Subject and Predicate are the two basic building blocks of any complete sentence; and a complete sentence is the first step in your child’s journey in Grammar!

Activity 1: Twinkle Trails Episode 13 — Subject and Predicate

On this episode of Twinkle Trails, Miss Twinkle and class go on board the Subject & Predicate train destined to Complete Sentences town!

Twinkle Trails Episode 13 — Subject and Predicate (Musical version)

Quick Recap:

A complete sentence has to be made of two parts: the subject and the predicate.

Subject: the person or the thing that the sentence is about

In this sentence: The brown fox jumps over the low fence.
‘Fox’ is the simple subject, and ‘brown fox’ is the complete subject.

Predicate: verb form that tells something about the subject

In this sentence: The brown fox jumps over the low fence.
‘Jumps’ is the simple predicate, and ‘jumps over the low fence’ is the complete predicate.

Mini Task:

Can you identify the subject and the predicate in the following sentence?
A very merry Ethan danced to upbeat music.

Simple Subject: Ethan
Complete Subject: A very merry Ethan
Simple Predicate: danced
Complete Predicate: danced to upbeat music

Additional Resource:

For a musical recap on Subject and Predicate, watch Mr. Morton’s tale below!

Mr. Morton finds love — along with an understanding of Subject and Predicate!

Activity 2: Story Time!

Travel with your little one off to a far away land — on the Subject and Predicate Train! Pick one of your child’s favourite books and get him to identify the subjects and predicates in the sentences.

It also helps to give your child highlighters so they can get down and colourful with their grammar homework. Research has shown a high correlation between the presence of colours in learning, level of attention and subsequent memory retention.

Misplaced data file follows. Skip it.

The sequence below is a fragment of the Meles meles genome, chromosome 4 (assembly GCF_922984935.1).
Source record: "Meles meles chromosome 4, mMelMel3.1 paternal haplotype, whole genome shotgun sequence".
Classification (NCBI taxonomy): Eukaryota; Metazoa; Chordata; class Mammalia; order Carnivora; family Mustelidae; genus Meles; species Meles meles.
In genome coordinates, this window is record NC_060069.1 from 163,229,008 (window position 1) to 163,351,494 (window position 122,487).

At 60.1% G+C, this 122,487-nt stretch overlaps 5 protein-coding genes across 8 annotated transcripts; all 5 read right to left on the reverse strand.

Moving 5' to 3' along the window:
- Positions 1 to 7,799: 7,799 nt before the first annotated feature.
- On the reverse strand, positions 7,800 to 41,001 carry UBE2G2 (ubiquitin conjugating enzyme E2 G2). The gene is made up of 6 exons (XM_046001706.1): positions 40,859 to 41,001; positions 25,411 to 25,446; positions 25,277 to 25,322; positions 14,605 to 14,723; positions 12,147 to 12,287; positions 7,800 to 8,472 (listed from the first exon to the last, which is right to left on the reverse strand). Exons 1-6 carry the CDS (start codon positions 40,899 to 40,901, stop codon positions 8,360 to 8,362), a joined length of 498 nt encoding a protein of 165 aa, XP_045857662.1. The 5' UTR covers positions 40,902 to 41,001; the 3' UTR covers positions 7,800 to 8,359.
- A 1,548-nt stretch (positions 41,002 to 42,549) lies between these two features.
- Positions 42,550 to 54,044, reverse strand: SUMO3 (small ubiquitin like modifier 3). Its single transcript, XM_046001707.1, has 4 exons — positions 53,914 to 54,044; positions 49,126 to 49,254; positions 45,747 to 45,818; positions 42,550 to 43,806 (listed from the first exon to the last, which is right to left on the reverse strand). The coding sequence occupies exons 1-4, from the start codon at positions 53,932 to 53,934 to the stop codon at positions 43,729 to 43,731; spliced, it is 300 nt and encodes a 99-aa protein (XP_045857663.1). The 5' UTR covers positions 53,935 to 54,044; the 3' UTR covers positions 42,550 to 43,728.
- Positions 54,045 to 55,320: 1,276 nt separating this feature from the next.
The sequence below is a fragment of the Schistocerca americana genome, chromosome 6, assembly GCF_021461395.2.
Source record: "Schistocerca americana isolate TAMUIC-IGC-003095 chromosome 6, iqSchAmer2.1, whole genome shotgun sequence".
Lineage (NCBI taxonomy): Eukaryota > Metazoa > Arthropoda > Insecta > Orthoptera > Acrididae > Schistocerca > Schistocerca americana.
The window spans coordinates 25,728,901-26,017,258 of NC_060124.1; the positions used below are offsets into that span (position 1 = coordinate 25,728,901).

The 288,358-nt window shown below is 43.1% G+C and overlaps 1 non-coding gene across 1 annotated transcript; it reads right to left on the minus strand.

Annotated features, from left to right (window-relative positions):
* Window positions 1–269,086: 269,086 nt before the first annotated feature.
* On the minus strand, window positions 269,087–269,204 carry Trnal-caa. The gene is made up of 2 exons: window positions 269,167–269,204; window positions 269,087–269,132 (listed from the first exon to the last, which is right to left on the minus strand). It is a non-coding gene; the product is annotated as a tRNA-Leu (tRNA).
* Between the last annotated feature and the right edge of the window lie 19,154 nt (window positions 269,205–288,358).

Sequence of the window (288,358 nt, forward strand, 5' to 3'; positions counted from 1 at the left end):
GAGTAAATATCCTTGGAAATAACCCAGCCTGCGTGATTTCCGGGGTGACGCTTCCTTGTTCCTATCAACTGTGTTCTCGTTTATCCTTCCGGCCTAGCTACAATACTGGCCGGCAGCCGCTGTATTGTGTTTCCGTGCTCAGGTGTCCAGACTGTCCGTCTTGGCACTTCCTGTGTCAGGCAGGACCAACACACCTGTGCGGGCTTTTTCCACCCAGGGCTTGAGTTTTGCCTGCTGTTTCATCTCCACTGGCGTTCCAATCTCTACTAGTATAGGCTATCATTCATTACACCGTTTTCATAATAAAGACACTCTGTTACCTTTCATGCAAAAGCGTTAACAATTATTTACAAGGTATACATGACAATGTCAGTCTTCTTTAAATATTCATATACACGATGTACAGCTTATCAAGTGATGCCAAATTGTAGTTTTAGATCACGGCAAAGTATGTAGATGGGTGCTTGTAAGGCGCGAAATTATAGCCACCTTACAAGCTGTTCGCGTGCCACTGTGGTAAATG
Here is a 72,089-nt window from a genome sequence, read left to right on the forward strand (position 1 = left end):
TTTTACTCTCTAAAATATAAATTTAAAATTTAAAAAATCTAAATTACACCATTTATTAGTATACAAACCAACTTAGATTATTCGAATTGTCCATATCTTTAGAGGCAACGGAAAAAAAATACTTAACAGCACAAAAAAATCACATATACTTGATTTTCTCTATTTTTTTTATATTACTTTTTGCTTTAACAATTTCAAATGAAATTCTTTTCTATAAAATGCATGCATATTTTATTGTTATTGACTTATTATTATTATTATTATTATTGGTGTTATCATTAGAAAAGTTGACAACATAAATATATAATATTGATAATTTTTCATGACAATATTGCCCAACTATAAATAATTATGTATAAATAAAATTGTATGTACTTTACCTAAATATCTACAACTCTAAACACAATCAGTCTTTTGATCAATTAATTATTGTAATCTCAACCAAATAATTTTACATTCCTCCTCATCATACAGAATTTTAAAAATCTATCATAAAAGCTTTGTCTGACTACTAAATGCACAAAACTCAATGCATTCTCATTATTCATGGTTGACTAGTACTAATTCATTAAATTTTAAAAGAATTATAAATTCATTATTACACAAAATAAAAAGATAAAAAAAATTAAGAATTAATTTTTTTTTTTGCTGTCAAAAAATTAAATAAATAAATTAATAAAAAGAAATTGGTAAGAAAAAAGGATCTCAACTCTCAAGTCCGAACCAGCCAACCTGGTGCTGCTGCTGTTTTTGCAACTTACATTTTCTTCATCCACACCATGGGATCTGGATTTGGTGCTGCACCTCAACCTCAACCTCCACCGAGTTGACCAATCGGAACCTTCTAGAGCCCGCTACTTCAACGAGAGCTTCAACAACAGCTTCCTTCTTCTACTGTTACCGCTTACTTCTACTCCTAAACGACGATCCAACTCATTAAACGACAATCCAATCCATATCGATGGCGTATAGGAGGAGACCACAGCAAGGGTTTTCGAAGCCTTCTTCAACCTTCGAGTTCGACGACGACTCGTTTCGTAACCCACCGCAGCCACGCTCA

Here's an example of something you can try:

Green highlighter: Simple Subject
Yellow highlighter: Simple Predicate
Red underline: Complete Subject
Blue underline: Complete Predicate

Activity 3: Hands-On

When you’re done with the fairy tales and highlighting, allow your child to indulge in some computer time with this flash game!

Now that your child has learned to identify the subject and predicate in a sentence, it’s time for him to form proper sentences of his own! Invest in a Magnetic Poetry kit for your refrigerator or any magnetic surface in your classroom or home. Or if you’re in the mood for some classic DIY, why not create your own magnetic words with a simple tutorial?

Ask the children questions and have them form the answers in complete sentences using the magnets. Or simply leave the children to their own devices! You’d be surprised with the creativity they display.

Activity 4: For Advanced Learners

This one’s for the advanced grammarians in your children. Once they have mastered the basics forming a simple sentence, take it further a notch by teaching them to form simple sentences with compound subject and compound predicate.

Mini Lesson:

Compound Subject: presence of more than one subject in a sentence

Example: Lisa and Ann like to go dancing.
‘Lisa’ and ‘Ann’ are two subjects present within one sentence.

Compound Predicate: presence of more than one predicate in a sentence

Example: Dolphins are swimming and splashing around in the nearby beach.
‘Swimming’ and ‘splashing’ are two predicates (verb forms) present within one sentence, where they both share the helping verb ‘are’.

You can even have multiple subjects and predicates within the same sentence!

Example: Lisa, Ann, and Judy love swimming and cycling.
‘Lisa’, ‘Ann’, and ‘Judy’ are the subjects.
‘Swimming’ and ‘cycling’ are the predicates, where they both share the helping verb ‘love’.

Notice that when there are multiple subjects or predicates within one sentence, the subjects or predicates are joined by a connector — ‘and’.

If you think your student is ready to take on more advanced stuff, visit IELTSPodcast for a more comprehensive introduction to grammar:

Learn English Grammar - IELTS Podcast

Reiterate all that the children have learned with a couple of online quizzes. Here are a few of our favourites:

  1. Quia
  2. ProProfs Quiz Maker
  3. English Exercises
  4. Grammar Flip

Hope you learnt a thing or two about putting the FUN in fundamentals of English grammar!


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